The Office of Intercultural Student Affairs is hosting a series of events this month centering on hip-hop’s cultural significance.
The events are part of a series called Emerson Hip-Hop Month, intended to show the Emerson community that hip-hop is “more than a music genre, hip-hop is a way of life that continues to be a powerful tool to bring light to social issues,” according to the series’ event description.
Intercultural Student Affairs Director Tamia Jordan put together the month’s events to help create more spaces for students of color at Emerson.
“Where I went to undergrad, even though it’s a predominantly white institution, there’s still an energy and vibrancy around a variety of different cultures,” Jordan said. “And we have that here, but it’s more pockets here and there.”
Emerson’s student body is 67 percent white, 11 percent Latinx, 5 percent Asian/Pacific Islander, and 4 percent African American, according to demographics published on the College website. Student protests held on campus last semester demanded efforts to enroll more students of color and cultural competency training for students, among other things.
Jordan said she was kicking around the idea of focusing the College’s annual Social Justice Academy on hip-hop and “artivism,” the concept of combining art and activism. When Emerson student Elmer Martinez ’19 approached her with the idea of hosting a dance battle, she viewed it as “confirmation from the universe that this needs to be our topic and we need to loop it all together.”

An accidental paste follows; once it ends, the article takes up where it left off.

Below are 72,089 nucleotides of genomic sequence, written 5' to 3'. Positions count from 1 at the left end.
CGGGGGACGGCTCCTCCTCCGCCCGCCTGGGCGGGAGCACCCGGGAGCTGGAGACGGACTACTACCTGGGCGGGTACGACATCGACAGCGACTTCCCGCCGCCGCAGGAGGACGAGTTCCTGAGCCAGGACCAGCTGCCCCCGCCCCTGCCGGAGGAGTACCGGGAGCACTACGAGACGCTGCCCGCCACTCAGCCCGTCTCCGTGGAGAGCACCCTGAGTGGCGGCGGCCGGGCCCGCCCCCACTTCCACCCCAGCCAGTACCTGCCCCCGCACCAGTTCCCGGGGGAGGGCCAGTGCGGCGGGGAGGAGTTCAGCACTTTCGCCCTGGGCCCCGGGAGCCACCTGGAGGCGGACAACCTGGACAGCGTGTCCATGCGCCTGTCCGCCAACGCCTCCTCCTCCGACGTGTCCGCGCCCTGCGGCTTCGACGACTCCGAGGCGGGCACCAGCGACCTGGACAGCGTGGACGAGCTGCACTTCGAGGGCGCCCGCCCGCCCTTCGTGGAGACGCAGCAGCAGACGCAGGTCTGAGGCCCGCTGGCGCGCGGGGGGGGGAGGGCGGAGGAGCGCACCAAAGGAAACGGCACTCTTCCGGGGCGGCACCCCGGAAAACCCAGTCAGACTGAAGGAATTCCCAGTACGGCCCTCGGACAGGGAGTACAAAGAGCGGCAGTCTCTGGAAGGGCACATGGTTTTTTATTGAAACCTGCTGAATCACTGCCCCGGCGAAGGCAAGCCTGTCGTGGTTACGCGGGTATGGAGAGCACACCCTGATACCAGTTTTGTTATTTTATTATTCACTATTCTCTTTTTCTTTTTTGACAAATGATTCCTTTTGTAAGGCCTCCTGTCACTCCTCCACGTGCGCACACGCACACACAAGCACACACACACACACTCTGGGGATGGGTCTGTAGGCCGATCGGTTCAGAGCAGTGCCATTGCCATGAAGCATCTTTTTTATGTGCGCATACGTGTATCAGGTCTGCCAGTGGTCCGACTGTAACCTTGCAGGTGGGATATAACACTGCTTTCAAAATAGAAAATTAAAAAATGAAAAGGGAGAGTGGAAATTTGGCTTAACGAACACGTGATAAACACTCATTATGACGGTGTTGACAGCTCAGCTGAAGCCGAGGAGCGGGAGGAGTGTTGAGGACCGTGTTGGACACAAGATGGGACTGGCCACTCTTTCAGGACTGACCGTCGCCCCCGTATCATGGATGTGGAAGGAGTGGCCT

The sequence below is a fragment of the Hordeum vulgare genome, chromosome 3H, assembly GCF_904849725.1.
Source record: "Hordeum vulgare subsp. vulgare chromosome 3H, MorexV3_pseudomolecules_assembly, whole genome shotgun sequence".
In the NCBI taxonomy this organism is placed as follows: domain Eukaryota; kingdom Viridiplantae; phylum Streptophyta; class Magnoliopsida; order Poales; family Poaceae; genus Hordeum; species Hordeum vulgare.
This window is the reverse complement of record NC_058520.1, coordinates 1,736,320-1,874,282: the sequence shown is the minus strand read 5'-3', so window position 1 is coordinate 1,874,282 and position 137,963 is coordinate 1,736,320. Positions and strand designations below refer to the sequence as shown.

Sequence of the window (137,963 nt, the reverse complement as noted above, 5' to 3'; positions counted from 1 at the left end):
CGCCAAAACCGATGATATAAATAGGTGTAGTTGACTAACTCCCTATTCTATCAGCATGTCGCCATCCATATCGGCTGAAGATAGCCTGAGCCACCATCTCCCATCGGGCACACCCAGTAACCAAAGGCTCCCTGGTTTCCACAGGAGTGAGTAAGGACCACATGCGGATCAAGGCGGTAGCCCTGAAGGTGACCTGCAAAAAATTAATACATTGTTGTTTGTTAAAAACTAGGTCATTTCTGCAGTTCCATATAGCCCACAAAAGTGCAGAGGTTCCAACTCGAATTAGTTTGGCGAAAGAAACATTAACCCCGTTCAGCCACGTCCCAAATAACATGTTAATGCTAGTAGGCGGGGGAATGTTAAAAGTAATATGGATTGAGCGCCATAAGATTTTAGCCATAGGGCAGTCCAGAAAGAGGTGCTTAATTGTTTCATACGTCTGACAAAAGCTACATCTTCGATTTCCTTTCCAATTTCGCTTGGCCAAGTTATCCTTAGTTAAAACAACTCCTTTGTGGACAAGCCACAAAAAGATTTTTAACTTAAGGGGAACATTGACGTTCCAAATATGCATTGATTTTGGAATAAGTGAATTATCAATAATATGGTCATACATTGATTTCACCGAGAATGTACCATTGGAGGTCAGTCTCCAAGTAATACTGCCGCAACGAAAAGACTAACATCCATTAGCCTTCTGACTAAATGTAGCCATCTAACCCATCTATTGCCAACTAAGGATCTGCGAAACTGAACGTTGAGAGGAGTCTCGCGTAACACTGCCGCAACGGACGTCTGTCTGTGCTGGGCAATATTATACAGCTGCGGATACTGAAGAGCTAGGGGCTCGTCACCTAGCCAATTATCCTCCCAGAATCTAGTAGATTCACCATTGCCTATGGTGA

A dance competition called Rebirth Vol. 1 was the first event, taking place on April 1 at the Cabaret. It was the first open styles dance battle event, also known as a jam, held at Emerson, and was organized by Martinez.
“The energy there was amazing, just folks supporting each other and just being in that space together,” Jordan said of the jam. “It was just one extended family…extended family reunion, if you will.”
Emerson Acting major Malachi McDonald ’19, who was recruited to create a promo video for the events, was amazed by Rebirth, saying it was the first time he’d been in a setting like that.
“You could see the confidence from the dancers, the fact that they had this space to share with other people that had the same interests as them,” McDonald said.
McDonald is hoping the event will give the Emerson community a first-person experience of hip-hop’s significance.
“Just to understand the importance of hip-hop culturally for blacks and African Americans and people of color, you know, that it’s not just a popular genre of music…it’s something that means a lot more to a lot of people,” McDonald said. “I think for Emerson, not only will it give them an introduction into that, but it’ll give them a good introduction to black culture.”
Jordan hopes Emerson Hip-Hop Month will see a successful turnout from the community.
“I hope that folks come out and dip their toe and find a way to get connected to some of the different things that are going on,” she said. “And I also hope that they have fun.”
Emerson Hip-Hop Month’s upcoming three events are listed below:
2018 Social Justice Academy: Hip-Hop Artivism Thursday, April 19, 12:00–8:00 pm, Bill Bordy Theater
I Gotta Have It Film Screening Saturday, April 21, 7:30 pm, Bright Family Screening Room
Digging for Weldon Irvine (multimedia installation), Monday, April 23, 6:00 pm reception and artifacts gallery, 7:00 pm screening and discussion, Bright Family Screening Room